This was the first Xanth novel that I ever read. (At the time, there were only two, so this was pretty easy to do.) After I read this book, I went back and found A Spell for Chameleon. So to me, this was the most definiteve Xanth novel ever written because I was thirteen and this book was just AWESOME and I had never read anything like it before!!! Together, these make up the only two REAL Xanth books written because all the others don't star Bink. (Yeah, can you tell I was a Bink fan?)
We still get some sexiness and some chauvanism stuff thrown in there. There's more than enough buxom to go around, Even the land of Xanth itself has cleavage with the Gap. Can you get more titty worship than that? I don't think so.
The story opens with some ill-behaved women behaving badly. Chameleon, who was at least likeably while she was ugly, even if she was rough around the edges, has become a totally unsympathetic character. Queen Iris is off the rails. And whats-her-face is trying to entrap Crombie into marriage. It's no wonder that people think that this book is mysoginist. In truth, what's going on here is an archaic comedy trope where of course husbands are henpecked by their wives. This trope, so popular in the 40's and 50's, fell out of favor during the 60's presumably because divorce had become more common and couples were no longer stuck being married to each other. In other words, it stopped being funny.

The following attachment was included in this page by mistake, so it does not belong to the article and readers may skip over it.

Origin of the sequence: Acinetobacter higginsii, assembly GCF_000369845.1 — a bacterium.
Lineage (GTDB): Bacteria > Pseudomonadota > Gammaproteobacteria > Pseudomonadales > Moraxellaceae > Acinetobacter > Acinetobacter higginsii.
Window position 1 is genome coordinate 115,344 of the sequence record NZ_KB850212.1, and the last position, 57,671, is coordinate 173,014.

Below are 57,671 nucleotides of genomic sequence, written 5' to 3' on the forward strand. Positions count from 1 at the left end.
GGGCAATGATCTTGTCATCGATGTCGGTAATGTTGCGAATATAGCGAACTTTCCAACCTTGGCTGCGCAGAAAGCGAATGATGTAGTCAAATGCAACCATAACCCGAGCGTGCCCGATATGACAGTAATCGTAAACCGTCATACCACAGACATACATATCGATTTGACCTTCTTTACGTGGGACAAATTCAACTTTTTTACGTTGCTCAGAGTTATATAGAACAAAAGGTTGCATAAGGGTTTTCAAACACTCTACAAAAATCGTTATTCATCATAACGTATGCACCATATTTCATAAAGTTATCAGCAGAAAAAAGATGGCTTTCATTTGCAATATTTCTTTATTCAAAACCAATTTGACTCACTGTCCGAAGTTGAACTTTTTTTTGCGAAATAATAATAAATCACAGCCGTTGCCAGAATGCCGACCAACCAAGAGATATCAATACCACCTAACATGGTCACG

Bink wants to find the source of magic. Chester wants to discover his magic talent. Crombie looking for an alternative to Sabrina. Humphry doesn't want to go at all, but he comes along anyway to great comedic use. And finally, we get a trash talking golem named Grumby who just wants to be real. Together, they tramp along the wilds of Xanth that seemed to always have people living nearby in an episodic construction that always introduces just enough trouble to push off success until the next chapter.
You can add or remove almost any chapter from this book and not harms its execution. That's what makes this thing a straightforward action-adventure. Your goalposts are necessary and everything else is just enough filler to make the book enjoyable, although it's also long enough that it also makes the book feel a little tedious, because adventure is what keeps the characters from immediately solving their problem.
Now that I've reread both of them, I must say that A Spell for Chameleon is technically and literarily the better book. I had a blast reading it. Writing comedy is hard and Piers succeeded wonderfully. The Source of Magic, although a generally humorous read, often had the feeling of wading through filler. You know while you're reading it that the side adventures are superfluous. A good editor could hack the book in half and the reader would never notice. Even so, if you need a change of pace, I can recommend the book. Nobody is trying to take over. The fate of the world is not at stake. No great fate rests on the protagonists shoulders. No, it's just a book about somes guys wanting to find the source of magic, which is all that the book claims to be.
I declare The Source of Magic to be a fine beer and pretzel book and approved reading for all Real Men.